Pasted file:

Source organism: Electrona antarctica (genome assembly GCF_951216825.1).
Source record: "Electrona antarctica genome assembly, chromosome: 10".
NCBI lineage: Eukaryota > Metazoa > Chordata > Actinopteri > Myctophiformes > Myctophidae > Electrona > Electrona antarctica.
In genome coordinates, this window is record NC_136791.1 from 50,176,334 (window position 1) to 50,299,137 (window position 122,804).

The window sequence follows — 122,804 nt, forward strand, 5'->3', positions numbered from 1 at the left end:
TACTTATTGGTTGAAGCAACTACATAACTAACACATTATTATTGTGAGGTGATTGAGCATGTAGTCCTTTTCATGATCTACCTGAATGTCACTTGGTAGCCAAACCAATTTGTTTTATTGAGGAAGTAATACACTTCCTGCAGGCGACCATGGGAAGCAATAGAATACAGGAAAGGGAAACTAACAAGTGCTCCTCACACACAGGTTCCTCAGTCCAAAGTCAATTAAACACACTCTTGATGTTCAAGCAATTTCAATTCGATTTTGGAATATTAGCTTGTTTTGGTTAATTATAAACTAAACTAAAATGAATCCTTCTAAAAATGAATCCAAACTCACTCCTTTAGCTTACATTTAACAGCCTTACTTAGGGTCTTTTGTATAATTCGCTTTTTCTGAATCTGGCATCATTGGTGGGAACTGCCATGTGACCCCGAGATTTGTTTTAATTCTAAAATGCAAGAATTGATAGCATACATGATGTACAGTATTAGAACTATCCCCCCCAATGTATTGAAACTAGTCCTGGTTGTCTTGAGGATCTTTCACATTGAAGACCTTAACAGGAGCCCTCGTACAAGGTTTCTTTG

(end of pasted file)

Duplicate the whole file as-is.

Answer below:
Source organism: Electrona antarctica (genome assembly GCF_951216825.1).
Source record: "Electrona antarctica genome assembly, chromosome: 10".
NCBI lineage: Eukaryota > Metazoa > Chordata > Actinopteri > Myctophiformes > Myctophidae > Electrona > Electrona antarctica.
In genome coordinates, this window is record NC_136791.1 from 50,176,334 (window position 1) to 50,299,137 (window position 122,804).

The window sequence follows — 122,804 nt, forward strand, 5'->3', positions numbered from 1 at the left end:
TACTTATTGGTTGAAGCAACTACATAACTAACACATTATTATTGTGAGGTGATTGAGCATGTAGTCCTTTTCATGATCTACCTGAATGTCACTTGGTAGCCAAACCAATTTGTTTTATTGAGGAAGTAATACACTTCCTGCAGGCGACCATGGGAAGCAATAGAATACAGGAAAGGGAAACTAACAAGTGCTCCTCACACACAGGTTCCTCAGTCCAAAGTCAATTAAACACACTCTTGATGTTCAAGCAATTTCAATTCGATTTTGGAATATTAGCTTGTTTTGGTTAATTATAAACTAAACTAAAATGAATCCTTCTAAAAATGAATCCAAACTCACTCCTTTAGCTTACATTTAACAGCCTTACTTAGGGTCTTTTGTATAATTCGCTTTTTCTGAATCTGGCATCATTGGTGGGAACTGCCATGTGACCCCGAGATTTGTTTTAATTCTAAAATGCAAGAATTGATAGCATACATGATGTACAGTATTAGAACTATCCCCCCCAATGTATTGAAACTAGTCCTGGTTGTCTTGAGGATCTTTCACATTGAAGACCTTAACAGGAGCCCTCGTACAAGGTTTCTTTG